After my freshman year, my family became homeless. My parents cut off all ties with everyone outside of our nuclear familiar unit. For six months, we were homeless. During this time, I was home-schooled through a program at an alternative high school. It was the kind where the majority of the students are just barely struggling to graduate, and are in and out of juvie and have substance abuse issues. My parents, to my frustration, wouldn't let me return to public school during that year for a variety of reasons.
April 2010 found my family moving into a new house. We knew no one, and being a new student was difficult. My new school had some minor gang issues. I was finally able to take my first AP class, although I could only take two since I had a lot of other graduation requirements to take, being a transfer student.
Halfway through my junior year, things started to hit a trough again with my parents. It grew to a point that it had never reached before. I will spare the details, but will say that it was never physical abuse.
Long story short, I decided to file a Child in Needs of Services case, which is very similar to a CPS case in Washington state. My mother fought the case. The Commissioner who presided over my case couldn't believe it. He suggested emancipation, and my mother agreed. That was July 22, 2011. Not quite a year ago yet.
At their request, I have not talked to anyone in my family since.
Since then, life has been much improved. I literally can't say how much it has. I went to yet another school, but being a new student was worth it this time. Prior to my senior year, I'd never been in a club or had volunteered; I'd never been allowed to. My world all of a sudden opened up before me, and it was so exquisitely breath-taking.
There have been major emotional struggles, but I've been able to grow a lot through this.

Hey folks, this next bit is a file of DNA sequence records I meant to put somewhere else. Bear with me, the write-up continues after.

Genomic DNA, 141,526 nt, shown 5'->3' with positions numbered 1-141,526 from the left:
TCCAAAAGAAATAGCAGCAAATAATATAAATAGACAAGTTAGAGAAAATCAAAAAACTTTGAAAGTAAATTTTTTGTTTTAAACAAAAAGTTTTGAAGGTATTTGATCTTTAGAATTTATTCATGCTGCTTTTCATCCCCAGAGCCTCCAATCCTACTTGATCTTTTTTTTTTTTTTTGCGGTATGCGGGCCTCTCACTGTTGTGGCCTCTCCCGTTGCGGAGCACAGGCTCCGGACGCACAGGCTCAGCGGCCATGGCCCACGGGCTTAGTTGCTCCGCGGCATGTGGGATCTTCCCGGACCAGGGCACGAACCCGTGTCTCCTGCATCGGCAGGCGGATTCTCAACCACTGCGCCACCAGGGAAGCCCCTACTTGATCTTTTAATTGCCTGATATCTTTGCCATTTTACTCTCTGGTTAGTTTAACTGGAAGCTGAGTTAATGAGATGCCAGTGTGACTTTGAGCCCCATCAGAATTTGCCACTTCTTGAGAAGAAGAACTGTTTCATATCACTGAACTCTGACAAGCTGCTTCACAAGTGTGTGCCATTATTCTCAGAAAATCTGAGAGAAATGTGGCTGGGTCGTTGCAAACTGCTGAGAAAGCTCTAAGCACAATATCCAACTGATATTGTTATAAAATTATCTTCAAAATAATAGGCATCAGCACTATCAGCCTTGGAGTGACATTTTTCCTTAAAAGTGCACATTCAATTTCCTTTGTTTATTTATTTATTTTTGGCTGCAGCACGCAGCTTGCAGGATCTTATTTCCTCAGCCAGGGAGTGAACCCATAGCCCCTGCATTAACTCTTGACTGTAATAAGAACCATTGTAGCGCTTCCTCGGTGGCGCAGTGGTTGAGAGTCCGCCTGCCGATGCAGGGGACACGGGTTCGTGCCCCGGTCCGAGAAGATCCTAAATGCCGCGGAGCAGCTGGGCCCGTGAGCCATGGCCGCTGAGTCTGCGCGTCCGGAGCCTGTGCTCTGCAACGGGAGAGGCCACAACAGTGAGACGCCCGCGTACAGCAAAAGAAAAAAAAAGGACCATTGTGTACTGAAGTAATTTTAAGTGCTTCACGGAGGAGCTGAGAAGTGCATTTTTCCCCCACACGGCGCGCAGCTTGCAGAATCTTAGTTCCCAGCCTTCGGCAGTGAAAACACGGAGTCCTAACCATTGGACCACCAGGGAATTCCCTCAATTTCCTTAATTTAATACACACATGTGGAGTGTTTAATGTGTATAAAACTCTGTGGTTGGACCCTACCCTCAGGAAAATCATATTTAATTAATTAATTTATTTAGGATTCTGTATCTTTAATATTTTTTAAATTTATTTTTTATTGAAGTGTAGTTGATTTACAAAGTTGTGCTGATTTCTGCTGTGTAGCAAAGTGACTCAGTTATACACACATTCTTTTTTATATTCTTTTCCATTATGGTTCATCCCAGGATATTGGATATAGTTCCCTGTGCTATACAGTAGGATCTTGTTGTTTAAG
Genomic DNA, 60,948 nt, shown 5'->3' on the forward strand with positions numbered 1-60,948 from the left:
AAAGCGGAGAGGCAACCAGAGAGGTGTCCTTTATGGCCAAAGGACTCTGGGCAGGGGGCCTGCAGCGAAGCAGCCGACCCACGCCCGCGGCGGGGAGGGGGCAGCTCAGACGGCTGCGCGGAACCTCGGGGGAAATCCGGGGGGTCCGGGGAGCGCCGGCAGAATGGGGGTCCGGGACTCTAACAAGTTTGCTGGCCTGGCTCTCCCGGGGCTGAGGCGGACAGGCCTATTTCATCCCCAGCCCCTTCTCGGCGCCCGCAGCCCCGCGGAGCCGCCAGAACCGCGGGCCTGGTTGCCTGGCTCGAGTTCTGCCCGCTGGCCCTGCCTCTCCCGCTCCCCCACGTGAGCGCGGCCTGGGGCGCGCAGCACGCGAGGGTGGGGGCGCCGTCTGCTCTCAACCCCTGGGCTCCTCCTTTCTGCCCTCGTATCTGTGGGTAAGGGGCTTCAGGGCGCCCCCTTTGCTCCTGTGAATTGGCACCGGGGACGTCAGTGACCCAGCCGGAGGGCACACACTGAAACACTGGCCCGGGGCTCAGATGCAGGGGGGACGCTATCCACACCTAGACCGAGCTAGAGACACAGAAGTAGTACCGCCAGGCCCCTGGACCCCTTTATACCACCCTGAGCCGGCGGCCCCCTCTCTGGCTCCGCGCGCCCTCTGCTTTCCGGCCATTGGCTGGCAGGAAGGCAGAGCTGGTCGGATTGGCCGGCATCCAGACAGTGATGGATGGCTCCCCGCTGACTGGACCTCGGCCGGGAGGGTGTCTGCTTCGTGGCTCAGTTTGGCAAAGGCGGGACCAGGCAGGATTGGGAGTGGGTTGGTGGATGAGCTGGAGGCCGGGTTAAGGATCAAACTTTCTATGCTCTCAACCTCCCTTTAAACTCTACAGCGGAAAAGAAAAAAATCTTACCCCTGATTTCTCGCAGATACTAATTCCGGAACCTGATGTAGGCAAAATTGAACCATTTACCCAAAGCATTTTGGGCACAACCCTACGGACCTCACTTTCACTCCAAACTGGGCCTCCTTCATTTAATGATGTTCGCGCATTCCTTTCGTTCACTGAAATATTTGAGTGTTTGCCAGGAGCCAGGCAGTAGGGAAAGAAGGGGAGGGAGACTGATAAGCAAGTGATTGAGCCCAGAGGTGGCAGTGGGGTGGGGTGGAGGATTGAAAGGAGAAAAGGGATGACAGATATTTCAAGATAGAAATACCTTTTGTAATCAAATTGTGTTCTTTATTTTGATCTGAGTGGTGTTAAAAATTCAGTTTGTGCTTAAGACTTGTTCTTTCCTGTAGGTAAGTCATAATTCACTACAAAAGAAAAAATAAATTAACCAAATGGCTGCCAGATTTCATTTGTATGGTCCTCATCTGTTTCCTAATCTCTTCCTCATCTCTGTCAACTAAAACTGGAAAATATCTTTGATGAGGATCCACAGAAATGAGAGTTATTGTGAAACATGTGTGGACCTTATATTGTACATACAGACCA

In conclusion

Now, let me tell you why I told you that long story. It was not for sympathy, no sir. I am the last person who expects sympathy, so don't bother. My attitude is BRING IT ON, which brings me to my point.Just because you think you can't get in, apply anyway. That's the beauty of this stupendous school: it's not all about the numbers. It's one of the top schools in the country, and it values applicants for who they are as people. They take the time to get to know many of the aspects of your life. They want to admit you, and not your statistics.
That's why it's so important to go for it, even when many people around you -even your own parents- think you can't.
Don't let anything get in the way of your goals. You have the power over your own life, and you may be surprised at what happens when you shoot for the wildest of dreams. This time last year, I was literally fighting for my freedom, where my best option if I failed was a community college. Now I'm going to Stanford.
When the odds are against you, don't let them stop you. Let nothing stop you.


  1. Anna,
    Thank you so much for your post.
    It allowed me to believe in my dream a little more.

    1. Your welcome!!!
      That was why I wanted to post about my story, because it truly is amazing what happened to me, and I know of several others who are in very similar situations. That means you can as well!
      I wish you luck in all you strive to be and become!

  2. Dear Anna,

    I am currently a Senior in high school, applying to Stanford for the 2013 Fall Semester. I was looking for some guidance as I go through the application process and I came across your post, "When the odds are against you..." it truly is an inspiration for me. It literally brought me tears because pursuing an education at Stanford has always been my dream. But it has come to the point that I don't even express my dreams because I am being brought down by my peers even family. I'm told that if I apply that my chances of getting in are slim to none! But all that matters is that I believe in myself and you have assured me that anything is possible!
    Thank you.